#4901398 – 1993 Postal Museum - Pony Express Tab Proofcard (US #2780)

1993 Fleetwood Postcard Honors Pony Express and Opening of National Postal Museum

 
Although delivering mail by horseback was not a new practice – about 500 B.C. Persian postriders carried messages distances of 1,500 miles in just over 7 days – it continued to be America’s main mode of postal transportation until the late 1800s. On April 3, 1860, the famed Pony Express system of continuous horse-and-rider relays launched its inaugural journey from St. Joseph, Missouri to Sacramento, California. At 5:30 p.m., on the 13th, the final messenger reached his destination. Such colorful Old West characters as “Buffalo Bill” Cody and “Pony Bob” Haslam braved the dangers of wilderness travel to move mail across the 1,800-mile route. To accomplish this feat, riders changed horses six to eight times between the 157 stations along the way. The mail was carried in a special pouch called a mochila. This rectangular piece of leather was fitted with four locked pockets for mail, and cut-outs for the saddle horn and seat. During a change of horses, the mailbag was quickly lifted off one animal and thrown on another. This piece of equipment was vital for keeping within the two-minute limit allowed for relay stops. Despite its fame, the existence of the Pony Express was brief. With the advent of the transcontinental telegraph, on October 26, 1861, the mail-toting steeds were halted forever.
 
The stamp on this First Edition Proofcard – US #2780 – pays tribute to those early pioneers of mail delivery, and also commemorates the opening of the National Postal Museum in Washington, D.C., on July 30, 1993.
 
 
About Fleetwood Proofcards
 
Often called the ultimate philatelic issue, the Fleetwood Proofcard is a distinctive commemorative with an elegantly embossed surface. Each Proofcard bears an original work of art complementing the theme of the stamp and created exclusively for Fleetwood by a leading American artist. Proofcards are often collected on their own, but would also make a beautiful addition to your existing stamp or cover collection.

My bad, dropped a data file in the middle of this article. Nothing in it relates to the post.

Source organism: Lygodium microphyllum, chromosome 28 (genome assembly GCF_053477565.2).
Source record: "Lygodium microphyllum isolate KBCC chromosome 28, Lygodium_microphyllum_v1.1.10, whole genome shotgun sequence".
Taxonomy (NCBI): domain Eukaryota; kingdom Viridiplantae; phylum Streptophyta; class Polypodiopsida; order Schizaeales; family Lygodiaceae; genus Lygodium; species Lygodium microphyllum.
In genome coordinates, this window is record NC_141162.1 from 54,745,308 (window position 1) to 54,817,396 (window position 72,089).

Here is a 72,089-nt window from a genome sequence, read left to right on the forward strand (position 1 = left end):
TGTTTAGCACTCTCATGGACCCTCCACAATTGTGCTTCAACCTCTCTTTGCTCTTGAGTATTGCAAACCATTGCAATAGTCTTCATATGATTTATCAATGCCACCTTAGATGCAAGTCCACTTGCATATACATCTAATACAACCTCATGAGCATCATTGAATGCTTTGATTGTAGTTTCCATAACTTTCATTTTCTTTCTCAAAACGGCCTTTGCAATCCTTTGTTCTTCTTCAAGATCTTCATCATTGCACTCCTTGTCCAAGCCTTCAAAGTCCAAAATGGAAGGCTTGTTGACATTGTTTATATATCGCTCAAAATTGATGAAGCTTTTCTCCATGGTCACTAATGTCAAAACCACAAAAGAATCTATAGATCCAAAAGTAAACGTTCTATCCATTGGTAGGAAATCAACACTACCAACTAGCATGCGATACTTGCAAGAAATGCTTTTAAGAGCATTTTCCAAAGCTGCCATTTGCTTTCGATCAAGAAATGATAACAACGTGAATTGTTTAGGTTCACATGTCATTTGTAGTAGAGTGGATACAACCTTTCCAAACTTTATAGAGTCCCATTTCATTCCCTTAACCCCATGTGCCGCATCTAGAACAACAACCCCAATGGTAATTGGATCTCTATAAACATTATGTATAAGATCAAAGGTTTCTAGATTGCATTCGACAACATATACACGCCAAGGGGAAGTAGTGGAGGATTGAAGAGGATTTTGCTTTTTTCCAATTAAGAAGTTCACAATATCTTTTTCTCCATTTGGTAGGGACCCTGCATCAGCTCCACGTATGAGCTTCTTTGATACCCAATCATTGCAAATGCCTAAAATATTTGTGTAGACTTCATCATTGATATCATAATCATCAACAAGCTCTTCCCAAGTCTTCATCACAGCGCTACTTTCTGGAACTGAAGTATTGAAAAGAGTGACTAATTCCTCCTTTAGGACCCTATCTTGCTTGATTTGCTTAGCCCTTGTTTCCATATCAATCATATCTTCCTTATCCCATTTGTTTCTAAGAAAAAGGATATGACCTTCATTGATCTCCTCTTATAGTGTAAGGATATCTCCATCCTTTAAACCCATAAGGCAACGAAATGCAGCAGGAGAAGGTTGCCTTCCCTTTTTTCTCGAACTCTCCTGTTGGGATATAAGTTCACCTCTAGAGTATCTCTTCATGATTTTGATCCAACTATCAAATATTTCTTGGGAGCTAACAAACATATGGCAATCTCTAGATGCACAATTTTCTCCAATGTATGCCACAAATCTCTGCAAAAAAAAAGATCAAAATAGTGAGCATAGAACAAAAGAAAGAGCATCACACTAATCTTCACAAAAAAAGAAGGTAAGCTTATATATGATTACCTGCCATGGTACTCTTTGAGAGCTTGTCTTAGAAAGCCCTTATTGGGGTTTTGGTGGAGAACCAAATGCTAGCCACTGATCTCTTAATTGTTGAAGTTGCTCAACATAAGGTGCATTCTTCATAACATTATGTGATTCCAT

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1993 Fleetwood Postcard Honors Pony Express and Opening of National Postal Museum

 
Although delivering mail by horseback was not a new practice – about 500 B.C. Persian postriders carried messages distances of 1,500 miles in just over 7 days – it continued to be America’s main mode of postal transportation until the late 1800s. On April 3, 1860, the famed Pony Express system of continuous horse-and-rider relays launched its inaugural journey from St. Joseph, Missouri to Sacramento, California. At 5:30 p.m., on the 13th, the final messenger reached his destination. Such colorful Old West characters as “Buffalo Bill” Cody and “Pony Bob” Haslam braved the dangers of wilderness travel to move mail across the 1,800-mile route. To accomplish this feat, riders changed horses six to eight times between the 157 stations along the way. The mail was carried in a special pouch called a mochila. This rectangular piece of leather was fitted with four locked pockets for mail, and cut-outs for the saddle horn and seat. During a change of horses, the mailbag was quickly lifted off one animal and thrown on another. This piece of equipment was vital for keeping within the two-minute limit allowed for relay stops. Despite its fame, the existence of the Pony Express was brief. With the advent of the transcontinental telegraph, on October 26, 1861, the mail-toting steeds were halted forever.
 
The stamp on this First Edition Proofcard – US #2780 – pays tribute to those early pioneers of mail delivery, and also commemorates the opening of the National Postal Museum in Washington, D.C., on July 30, 1993.
 
 
About Fleetwood Proofcards
 
Often called the ultimate philatelic issue, the Fleetwood Proofcard is a distinctive commemorative with an elegantly embossed surface. Each Proofcard bears an original work of art complementing the theme of the stamp and created exclusively for Fleetwood by a leading American artist. Proofcards are often collected on their own, but would also make a beautiful addition to your existing stamp or cover collection.